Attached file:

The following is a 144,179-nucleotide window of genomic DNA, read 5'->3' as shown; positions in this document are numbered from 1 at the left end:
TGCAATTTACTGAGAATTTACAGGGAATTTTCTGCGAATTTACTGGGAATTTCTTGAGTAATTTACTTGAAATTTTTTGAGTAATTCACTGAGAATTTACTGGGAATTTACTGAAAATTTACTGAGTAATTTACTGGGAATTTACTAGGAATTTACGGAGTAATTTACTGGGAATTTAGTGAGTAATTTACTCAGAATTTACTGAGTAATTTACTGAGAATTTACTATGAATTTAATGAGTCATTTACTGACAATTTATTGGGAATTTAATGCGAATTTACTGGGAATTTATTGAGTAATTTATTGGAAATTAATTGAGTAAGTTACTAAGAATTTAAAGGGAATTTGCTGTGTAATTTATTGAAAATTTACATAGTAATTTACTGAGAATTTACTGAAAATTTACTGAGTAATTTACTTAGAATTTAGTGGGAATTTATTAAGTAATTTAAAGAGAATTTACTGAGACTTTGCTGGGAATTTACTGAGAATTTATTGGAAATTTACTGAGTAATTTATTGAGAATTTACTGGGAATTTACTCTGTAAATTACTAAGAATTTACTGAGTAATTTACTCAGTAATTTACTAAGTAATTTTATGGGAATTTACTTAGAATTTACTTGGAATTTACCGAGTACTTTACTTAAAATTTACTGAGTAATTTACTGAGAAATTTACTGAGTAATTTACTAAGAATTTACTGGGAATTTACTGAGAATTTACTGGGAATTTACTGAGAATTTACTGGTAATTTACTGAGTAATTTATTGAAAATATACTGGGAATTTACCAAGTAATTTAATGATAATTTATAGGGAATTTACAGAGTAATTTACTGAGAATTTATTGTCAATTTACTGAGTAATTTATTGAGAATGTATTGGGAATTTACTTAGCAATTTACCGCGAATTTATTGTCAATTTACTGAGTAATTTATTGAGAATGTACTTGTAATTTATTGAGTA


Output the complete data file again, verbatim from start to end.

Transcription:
The following is a 144,179-nucleotide window of genomic DNA, read 5'->3' as shown; positions in this document are numbered from 1 at the left end:
TGCAATTTACTGAGAATTTACAGGGAATTTTCTGCGAATTTACTGGGAATTTCTTGAGTAATTTACTTGAAATTTTTTGAGTAATTCACTGAGAATTTACTGGGAATTTACTGAAAATTTACTGAGTAATTTACTGGGAATTTACTAGGAATTTACGGAGTAATTTACTGGGAATTTAGTGAGTAATTTACTCAGAATTTACTGAGTAATTTACTGAGAATTTACTATGAATTTAATGAGTCATTTACTGACAATTTATTGGGAATTTAATGCGAATTTACTGGGAATTTATTGAGTAATTTATTGGAAATTAATTGAGTAAGTTACTAAGAATTTAAAGGGAATTTGCTGTGTAATTTATTGAAAATTTACATAGTAATTTACTGAGAATTTACTGAAAATTTACTGAGTAATTTACTTAGAATTTAGTGGGAATTTATTAAGTAATTTAAAGAGAATTTACTGAGACTTTGCTGGGAATTTACTGAGAATTTATTGGAAATTTACTGAGTAATTTATTGAGAATTTACTGGGAATTTACTCTGTAAATTACTAAGAATTTACTGAGTAATTTACTCAGTAATTTACTAAGTAATTTTATGGGAATTTACTTAGAATTTACTTGGAATTTACCGAGTACTTTACTTAAAATTTACTGAGTAATTTACTGAGAAATTTACTGAGTAATTTACTAAGAATTTACTGGGAATTTACTGAGAATTTACTGGGAATTTACTGAGAATTTACTGGTAATTTACTGAGTAATTTATTGAAAATATACTGGGAATTTACCAAGTAATTTAATGATAATTTATAGGGAATTTACAGAGTAATTTACTGAGAATTTATTGTCAATTTACTGAGTAATTTATTGAGAATGTATTGGGAATTTACTTAGCAATTTACCGCGAATTTATTGTCAATTTACTGAGTAATTTATTGAGAATGTACTTGTAATTTATTGAGTA